This week’s blog entry explores the economics behind Major League Baseball’s spring training, looks deeper into “Smart Growth” strategies, provides small business hiring poll results, and explains Richard Florida’s take on Obama’s manufacturing focus. Comment below or send to firstname.lastname@example.org.
Get last week’s blog here.
As Major League Baseball returns to its sunny spring training destinations in Arizona and Florida, what are the economic impacts of hosting the world’s best baseball players? Even as the fiscal conditions of Sun Belt cities have been strained in recent years, the competition to attract professional baseball teams for a limited time each spring is fierce. The upfront costs to host spring training are steep – Lee County, Florida sold “up to $81 million in bonds to fund a new baseball stadium where the Boston Red Sox would play 18 exhibition games in the spring per year.” This was in 2010, when the county was reeling from the burst of the housing bubble. The return on investment from spending public money on baseball gets mixed opinions, depending on who is asked. Community leaders tout the investment as a “proven economic driver,” while economists are more skeptical. (Governing.com)
“Smart Growth” has been all the rage lately; what gives? Roger Showley of the San Diego Union-Tribune interviewed Geoffrey Anderson, president of Smart Growth America, and Bill Fulton, vice president for policy and programs, to get a handle on the movement. Anderson explains that one of the challenges to implementing Smart Growth policies is convincing the public to support it given the admittedly mixed success of past development strategies. Fulton adds that the way forward is to show people successes, mentioning San Diego, where the New Partners for Smart Growth conference was recently held. (San Diego Union-Tribune)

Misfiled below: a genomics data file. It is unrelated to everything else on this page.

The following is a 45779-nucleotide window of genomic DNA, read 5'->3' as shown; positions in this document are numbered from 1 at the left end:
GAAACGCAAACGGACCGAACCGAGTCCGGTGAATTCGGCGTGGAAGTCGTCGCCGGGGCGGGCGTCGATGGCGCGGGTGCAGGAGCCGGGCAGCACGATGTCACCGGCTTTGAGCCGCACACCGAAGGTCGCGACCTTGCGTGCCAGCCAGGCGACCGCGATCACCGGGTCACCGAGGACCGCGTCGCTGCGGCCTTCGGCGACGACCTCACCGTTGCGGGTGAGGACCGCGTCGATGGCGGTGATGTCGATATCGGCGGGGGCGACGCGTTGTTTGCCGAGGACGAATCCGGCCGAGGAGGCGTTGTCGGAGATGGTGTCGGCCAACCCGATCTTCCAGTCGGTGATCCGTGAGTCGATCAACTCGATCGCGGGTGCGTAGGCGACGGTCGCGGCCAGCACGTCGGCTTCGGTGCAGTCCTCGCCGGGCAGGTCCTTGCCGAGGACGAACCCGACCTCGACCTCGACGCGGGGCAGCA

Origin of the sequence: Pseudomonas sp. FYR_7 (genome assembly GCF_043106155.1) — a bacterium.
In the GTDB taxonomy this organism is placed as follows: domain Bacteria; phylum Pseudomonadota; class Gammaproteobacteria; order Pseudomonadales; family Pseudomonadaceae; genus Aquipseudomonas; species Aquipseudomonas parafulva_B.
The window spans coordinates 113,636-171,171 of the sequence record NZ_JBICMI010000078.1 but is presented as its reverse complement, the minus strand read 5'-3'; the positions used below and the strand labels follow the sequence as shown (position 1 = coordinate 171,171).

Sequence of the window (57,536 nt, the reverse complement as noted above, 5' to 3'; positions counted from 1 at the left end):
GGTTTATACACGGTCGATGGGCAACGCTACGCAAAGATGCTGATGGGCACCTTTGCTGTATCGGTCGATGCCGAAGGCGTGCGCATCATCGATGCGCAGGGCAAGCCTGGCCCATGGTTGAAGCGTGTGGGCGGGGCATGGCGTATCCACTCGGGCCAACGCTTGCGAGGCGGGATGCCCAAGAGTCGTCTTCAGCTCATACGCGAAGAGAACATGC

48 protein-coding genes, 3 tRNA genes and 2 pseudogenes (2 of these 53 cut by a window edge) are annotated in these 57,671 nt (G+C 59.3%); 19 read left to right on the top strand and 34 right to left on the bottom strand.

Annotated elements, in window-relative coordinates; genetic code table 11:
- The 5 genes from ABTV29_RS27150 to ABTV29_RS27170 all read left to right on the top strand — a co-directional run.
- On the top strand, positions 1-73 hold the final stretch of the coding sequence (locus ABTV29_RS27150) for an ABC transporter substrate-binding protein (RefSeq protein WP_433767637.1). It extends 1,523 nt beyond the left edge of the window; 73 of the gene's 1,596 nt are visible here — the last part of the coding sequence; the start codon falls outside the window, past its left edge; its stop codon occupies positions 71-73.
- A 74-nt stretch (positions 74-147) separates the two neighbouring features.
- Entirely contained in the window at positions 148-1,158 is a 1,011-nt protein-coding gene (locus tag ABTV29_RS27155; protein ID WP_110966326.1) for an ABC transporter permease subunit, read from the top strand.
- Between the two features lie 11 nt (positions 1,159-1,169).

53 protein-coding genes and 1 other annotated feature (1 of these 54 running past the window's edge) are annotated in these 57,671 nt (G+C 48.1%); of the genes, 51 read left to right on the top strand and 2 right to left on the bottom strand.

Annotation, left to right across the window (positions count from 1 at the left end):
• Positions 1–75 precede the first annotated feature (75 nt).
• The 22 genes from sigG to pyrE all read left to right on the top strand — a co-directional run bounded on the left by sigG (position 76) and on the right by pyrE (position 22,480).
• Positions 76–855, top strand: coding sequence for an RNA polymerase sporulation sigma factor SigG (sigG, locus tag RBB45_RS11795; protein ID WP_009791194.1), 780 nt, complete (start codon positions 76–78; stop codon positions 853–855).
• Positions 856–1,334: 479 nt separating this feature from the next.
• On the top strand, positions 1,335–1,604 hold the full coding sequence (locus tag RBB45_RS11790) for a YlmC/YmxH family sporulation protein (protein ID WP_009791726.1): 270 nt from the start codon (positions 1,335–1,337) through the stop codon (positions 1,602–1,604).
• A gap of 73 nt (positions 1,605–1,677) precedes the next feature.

A recent Gallup poll showed that 85% of small businesses surveyed said that they are not hiring. Why not? Put simply, they are not convinced that the economy is strong enough, and their revenues are not providing enough cash to justify taking on more employees. In addition, nearly half report that the challenges of government regulations and healthcare costs are “exacerbating an already uncertain and difficult decision.” And although small business hiring continues to struggle, this is the best it has been since January 2008. See the results here: (Gallup)
President Obama recently announced a renewed policy focus targeted at improving and enlarging the manufacturing sector in the US. The administration posits that if the manufacturing sector improves, that would mean not just more, but better paying jobs. But is that entirely true? Richard Florida points out that production job wages are less than stellar, and highly paid manufacturing jobs require knowledge-based skill sets to operate advanced machinery and perform complex analyses. This set-up further confirms the widening gap between high skill, high wage jobs and low skill labor, and has implications for workforce development strategies for the future. (Atlantic Cities)